Rabbi Luria spoke of shards of light being lost in the world, and a brokenness dating all the way back to creation. The truth is, there are many kinds of brokenness, more than we could ever count… in our personal lives, and more in the news this week alone, than we can stomach.  There is a brokenness upon this earth that affects everyone.  I could start anywhere: in a mall, in Charlotte, by a pipeline… Let me start there actually.

I heard a joke this week about climate change.  It’s really hard to joke about climate change.  Anyway, the setting is the arctic. Who lives up there?  (Polar bears.)  There is a group of scientists studying the bears. They are in their boat, looking for ice with bears on it. The scientist have their binoculars out.  One of the bears nudges the other, and points to the scientist, and says “look, an endangered species.”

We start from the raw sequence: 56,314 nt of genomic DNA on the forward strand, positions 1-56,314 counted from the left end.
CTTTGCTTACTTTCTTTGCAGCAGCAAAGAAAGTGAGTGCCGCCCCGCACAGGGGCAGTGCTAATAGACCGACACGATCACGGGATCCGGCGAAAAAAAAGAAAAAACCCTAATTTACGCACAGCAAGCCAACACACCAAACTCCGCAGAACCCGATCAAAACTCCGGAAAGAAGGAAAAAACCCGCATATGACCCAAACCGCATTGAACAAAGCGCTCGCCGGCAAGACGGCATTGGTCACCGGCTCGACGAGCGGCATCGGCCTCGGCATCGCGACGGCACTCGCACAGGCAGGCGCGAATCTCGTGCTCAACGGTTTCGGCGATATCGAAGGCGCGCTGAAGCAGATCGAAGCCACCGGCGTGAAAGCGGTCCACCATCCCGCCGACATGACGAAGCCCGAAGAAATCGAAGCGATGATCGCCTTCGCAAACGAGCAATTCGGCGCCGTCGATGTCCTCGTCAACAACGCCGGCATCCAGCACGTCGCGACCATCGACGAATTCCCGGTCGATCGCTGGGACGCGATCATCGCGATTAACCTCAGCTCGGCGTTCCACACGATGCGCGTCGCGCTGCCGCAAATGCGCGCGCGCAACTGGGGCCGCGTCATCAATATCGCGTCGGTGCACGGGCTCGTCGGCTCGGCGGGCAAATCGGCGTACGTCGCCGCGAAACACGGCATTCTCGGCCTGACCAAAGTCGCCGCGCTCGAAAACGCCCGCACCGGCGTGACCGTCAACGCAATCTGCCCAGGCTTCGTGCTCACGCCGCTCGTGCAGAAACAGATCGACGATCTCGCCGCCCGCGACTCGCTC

Sometimes the only way we can call ourselves back into paying attention to that which is most important is through laughter.  And once we are more relaxed and paying attention, we need to reckon with telling the truth.  Often good art or poetry helps us do that.

Here is a poem by Rainer Maria Rilke from his poetry anthology Book of Hours.  I don’t know if he wrote it about climate change specifically, but it most certainly is about loving the earth, despairing of it’s destruction, and tapping into our longing to set things right.


Dear darkening ground,
you’ve endured so patiently the walls we’ve built,
perhaps you’ll give the cities one more hour

and grant the churches and cloisters two.
And those that labor—let their work
grip them another five hours, or seven,

before you become forest again, and water, and widening wilderness
in that hour of inconceivable terror
when you take back your name
from all things.

Just give me a little more time!

I want to love the things
as no one has thought to love them,
until they’re worthy of you and real.[2]